Anesthesia tool quickens knee surgery recovery by pain management

Local knee pain specialist

Some patients are experiencing less pain and quicker recovery after knee replacement surgery because of an innovative pain block that control pain without loss of muscle strength.

“It’s made a significant difference in the patient’s ability to do exercise faster, to regain range of motion and to shorten the length of rehabilitation time,” said Rick Bauersfeld, a physical therapist with McLean County Orthopedics, Bloomington.

The pain block is called fascia iliaca block and it’s used by anesthesiologists with Anesthesia Consultants, who practice at Advocate BroMenn Medical Center, Normal. They claim to be among a small percentage of Midwestern anesthesiologists who perform the blocks regularly.

“What we are doing here remains rare,” said Dr. Ben Taimoorazy, Anesthesiology Consultants’ president.

While he began using the pain block several years ago, he and other anesthesiologists in his group, including Dr. Courtney Leddell, are using it on the vast majority of their knee surgery patients and are using a similar pain block for most shoulder surgery patients. The doctors have had success with the pain block and more patients are requesting it.

“We average about 15 (procedures) a week and about 95 percent of them are knee,” Leddell said.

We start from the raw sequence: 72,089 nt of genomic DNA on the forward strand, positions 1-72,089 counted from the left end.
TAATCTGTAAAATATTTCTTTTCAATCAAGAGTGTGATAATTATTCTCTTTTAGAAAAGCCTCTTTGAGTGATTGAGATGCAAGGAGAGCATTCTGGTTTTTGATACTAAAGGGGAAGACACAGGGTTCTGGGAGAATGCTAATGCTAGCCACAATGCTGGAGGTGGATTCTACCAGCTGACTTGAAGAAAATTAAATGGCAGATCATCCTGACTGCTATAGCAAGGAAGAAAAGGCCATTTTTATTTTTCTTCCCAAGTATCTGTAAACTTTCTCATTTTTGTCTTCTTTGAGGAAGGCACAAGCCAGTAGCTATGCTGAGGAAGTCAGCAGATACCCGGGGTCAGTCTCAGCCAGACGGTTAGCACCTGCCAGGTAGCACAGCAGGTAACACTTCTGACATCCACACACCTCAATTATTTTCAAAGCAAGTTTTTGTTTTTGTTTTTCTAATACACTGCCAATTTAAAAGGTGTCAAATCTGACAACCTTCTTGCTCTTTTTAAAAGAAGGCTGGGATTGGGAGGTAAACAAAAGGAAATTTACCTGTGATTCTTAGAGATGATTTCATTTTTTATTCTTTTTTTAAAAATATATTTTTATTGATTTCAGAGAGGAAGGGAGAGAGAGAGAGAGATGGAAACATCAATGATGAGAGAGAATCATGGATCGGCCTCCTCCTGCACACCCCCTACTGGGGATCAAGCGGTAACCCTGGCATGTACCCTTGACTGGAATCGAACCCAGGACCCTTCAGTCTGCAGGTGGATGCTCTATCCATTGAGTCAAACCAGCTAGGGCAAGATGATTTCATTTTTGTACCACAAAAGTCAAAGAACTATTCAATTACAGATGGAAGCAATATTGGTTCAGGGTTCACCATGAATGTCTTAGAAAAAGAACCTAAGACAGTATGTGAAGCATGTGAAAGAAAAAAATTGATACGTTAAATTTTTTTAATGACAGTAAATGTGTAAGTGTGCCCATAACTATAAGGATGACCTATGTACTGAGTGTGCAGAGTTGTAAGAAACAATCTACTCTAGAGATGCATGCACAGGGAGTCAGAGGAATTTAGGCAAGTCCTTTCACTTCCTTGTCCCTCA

Fascia iliaca block represents the progression of pain control for joint replacement surgery and is part of regional anesthesia for limb surgery, meaning only the region affected by the surgery is anesthetized.

“Regional anesthesia is becoming a very important part of our practice,” said Dr. Paul Naour, an anesthesiologist with McLean County Anesthesiology, which provides care at OSF St. Joseph Medical Center, Bloomington, and surgery centers in Bloomington-Normal. While that anesthesiology group does not perform fascia iliaca, it does another regional anesthesia – femoral knee blocks for total knee replacement, Naour said.

“Use of (pain) blocks is a huge boon for patients and involves less narcotics,” Naour said.

Knee pain image

Knee pain treatments

Several years ago, intravenous pain medicine was the most prevalent pain control for limb procedures but those medicines affect the entire body rather than just the surgical site. Pain may be controlled but the narcotics often result in side effects, including grogginess, nausea and constipation, said Doug Brown, director of surgical neuroscience and acute rehabilitation at Advocate BroMenn.

In addition, patients who received the medicine using a pain pump often experienced “peaks and valleys” of pain control, meaning they either were in pain or their pain was controlled but they’d be asleep, Brown said.

The next step – spinals or epidurals – involves pain medicine injected to provide pain relief to the lower part of the body. However, some people don’t like the sensation of not feeling their lower body and the lack of movement delays therapy and recovery from surgery, Brown said. Also, weakness in the lower body for awhile increases the risk of falls, he said.